These days it is politically correct in some quarters to not criticise beliefs, perhaps because doing so it too close to racist xenophobia. It is of course true that extreme right wing groups such as the EDL (English Defence League in the UK) tap into the fear instilled within the minds of many by events such as Woolwich. Sometimes however the outrage is so obnoxious and repellent, and its cause so transparent, that the elephant in the room can no longer be ignored.
The Mail on Sunday published an Article yesterday by Tony Blair. He clearly nails his colours to the mast when he writes …
There is only one view of the murder of Lee Rigby: horrific. But there are two views of its significance.
One is that it is the act of crazy people, motivated in this case by a perverted idea about Islam, but of no broader significance.
Crazy people do crazy things. So don’t overreact.
The other view is that this act was indeed horrible; and that the ideology which inspired it is profound and dangerous.
I am of this latter view.
He then proceeds to lay out the political reality within the middle east and beyond by taking the reader on a brief tour of what is going on out there. This is no armchair traveller, as I’m sure you are aware, he is deeply embedded within the peace process himself and is about to embark upon his 100th visit to the Middle East since stepping down from the role of PM. He nails it in one when he writes …
There is not a problem with Muslims in general. Most in Britain will be horrified at Lee Rigby’s murder.
But there is a problem within Islam – from the adherents of an ideology that is a strain within Islam. And we have to put it on the table and be honest about it.
Of course there are Christian extremists and Jewish, Buddhist and Hindu ones. But I am afraid this strain is not the province of a few extremists. It has at its heart a view about religion and about the interaction between religion and politics that is not compatible with pluralistic, liberal, open-minded societies.
At the extreme end of the spectrum are terrorists, but the world view goes deeper and wider than it is comfortable for us to admit. So by and large we don’t admit it. This has two effects. First, those with that view think we are weak and that gives them strength.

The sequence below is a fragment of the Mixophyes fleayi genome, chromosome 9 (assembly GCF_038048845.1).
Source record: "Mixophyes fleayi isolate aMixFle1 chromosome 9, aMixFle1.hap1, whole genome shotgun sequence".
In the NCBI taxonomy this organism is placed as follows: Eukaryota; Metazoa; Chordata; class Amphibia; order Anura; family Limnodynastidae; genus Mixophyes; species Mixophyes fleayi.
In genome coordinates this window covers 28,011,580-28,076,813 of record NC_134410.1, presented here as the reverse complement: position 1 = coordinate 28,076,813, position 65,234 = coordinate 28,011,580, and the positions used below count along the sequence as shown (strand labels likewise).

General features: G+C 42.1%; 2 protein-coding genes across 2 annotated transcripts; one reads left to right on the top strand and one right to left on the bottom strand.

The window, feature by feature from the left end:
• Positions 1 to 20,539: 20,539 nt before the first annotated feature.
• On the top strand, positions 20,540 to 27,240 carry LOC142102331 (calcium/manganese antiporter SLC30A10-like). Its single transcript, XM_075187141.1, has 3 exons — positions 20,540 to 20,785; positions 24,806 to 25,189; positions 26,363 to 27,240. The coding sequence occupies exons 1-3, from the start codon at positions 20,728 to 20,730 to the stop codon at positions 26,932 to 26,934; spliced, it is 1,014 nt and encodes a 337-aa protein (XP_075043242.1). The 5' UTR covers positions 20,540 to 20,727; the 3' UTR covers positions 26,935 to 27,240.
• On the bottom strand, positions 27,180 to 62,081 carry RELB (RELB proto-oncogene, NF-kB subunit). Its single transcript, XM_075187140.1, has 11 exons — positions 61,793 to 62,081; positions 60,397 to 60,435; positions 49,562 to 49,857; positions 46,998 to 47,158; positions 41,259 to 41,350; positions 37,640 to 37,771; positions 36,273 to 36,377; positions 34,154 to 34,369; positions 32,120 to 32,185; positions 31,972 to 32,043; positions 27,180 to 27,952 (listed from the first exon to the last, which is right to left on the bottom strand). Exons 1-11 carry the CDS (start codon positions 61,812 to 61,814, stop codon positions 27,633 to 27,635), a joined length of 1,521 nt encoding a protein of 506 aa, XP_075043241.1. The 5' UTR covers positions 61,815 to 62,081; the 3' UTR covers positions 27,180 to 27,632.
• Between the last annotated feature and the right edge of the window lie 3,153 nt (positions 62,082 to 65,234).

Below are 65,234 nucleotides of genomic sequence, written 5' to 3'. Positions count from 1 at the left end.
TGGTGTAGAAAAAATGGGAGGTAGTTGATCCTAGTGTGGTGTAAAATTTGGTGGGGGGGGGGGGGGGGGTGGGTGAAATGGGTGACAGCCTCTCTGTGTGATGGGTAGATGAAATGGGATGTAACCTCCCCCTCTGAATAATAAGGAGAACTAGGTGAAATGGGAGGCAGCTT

Second, those within Islam – and the good news is there are many – who actually know this problem exists and want to do something about it, lose heart. All over the Middle East and beyond there is a struggle being played out.
On the one side, there are Islamists who have this exclusivist and reactionary world view. They are a significant minority, loud and well organised. On the other are the modern-minded, those who hated the old oppression by corrupt dictators and who hate the new oppression by religious fanatics. They are potentially the majority, but unfortunately they are badly organised.
Indeed yes, we need never look too far to see examples of this. Egypt illustrates it very well, for there we can see that a secular revolution has been successfully hijacked by a Muslim Brotherhood power grab. As a result, Egypt now faces complete disaster because the MB are incapable of working together with others and so they have been unable to address the basic economic problems and are rapidly spiralling Egypt down to a complete collapse of their economy, an event that will bring even more strive and social upheaval when it comes to fruition in the not too distant future.
I may not agree with Mr Blair on many things, but on this I do agree, and et we should also remember that this is the same chap who took us to war in Iraq. Has he learned anything from that experience? I think he has …
Not every engagement need be military; or where military, involve troops. But disengaging from this struggle won’t bring us peace.
Neither will security alone. We resisted revolutionary communism by being resolute on security; but we defeated it by a better idea: Freedom. We can do the same with this.
I note in the comments that many blame him personally, and are writing things such as “If we hadn’t gone in to Iraq these men would never have gravitated towards extremism,“. Tempting as it might be to buy into that idea for anti-Blair political reasons, I’m afraid it is not factually correct. Islamic terrorism has been around for a very long time, it pre-dates the existence of the US, even Jefferson and Washington had the deal with it [The Barbary Pirates war between 1776 and 1815].
Bad ideas are just that … bad ideas, and while most Muslims do not fully embrace many of the bad ideas, a fair number do and so we see that manifesting itself as intolerance, misogyny violence and murder within many Islamic cultures. The very best way to counter bad ideas is not with violence or military action, but rather with better ideas, and also a good dose of satire and mockery for the bad ideas.
Additionally, lets be fully transparent about something else, there is no such thing as “true” Islam, it is an umbrella that shelters a considerable degree of very diverse thinking, some of which abhors violence and some of which embraces it with relish. Being a Muslim is not to be mocked, derided or frowned upon; instead it is the embrace of the bad ideas that merits the deployment of better ideas such as secularism, humanism, and the recognition that ‘beliefs’ are not viable reasons to ignore basic human rights such as freedom of thought and freedom of speech.